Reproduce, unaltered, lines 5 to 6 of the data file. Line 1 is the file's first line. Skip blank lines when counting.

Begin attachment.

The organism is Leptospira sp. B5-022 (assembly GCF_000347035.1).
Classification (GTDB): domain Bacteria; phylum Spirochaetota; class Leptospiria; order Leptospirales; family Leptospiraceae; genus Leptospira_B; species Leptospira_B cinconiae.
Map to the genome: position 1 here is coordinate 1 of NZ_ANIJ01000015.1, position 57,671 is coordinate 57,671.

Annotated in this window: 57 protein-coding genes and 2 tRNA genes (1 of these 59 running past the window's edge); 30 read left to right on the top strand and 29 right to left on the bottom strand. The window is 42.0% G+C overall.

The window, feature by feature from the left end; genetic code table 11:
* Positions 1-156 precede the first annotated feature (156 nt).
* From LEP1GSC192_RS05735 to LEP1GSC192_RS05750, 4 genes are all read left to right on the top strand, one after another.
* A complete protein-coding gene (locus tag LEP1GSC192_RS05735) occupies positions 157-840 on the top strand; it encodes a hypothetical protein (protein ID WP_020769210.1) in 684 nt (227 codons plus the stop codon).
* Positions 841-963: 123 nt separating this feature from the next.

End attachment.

The window, feature by feature from the left end; genetic code table 11:
* Positions 1-156 precede the first annotated feature (156 nt).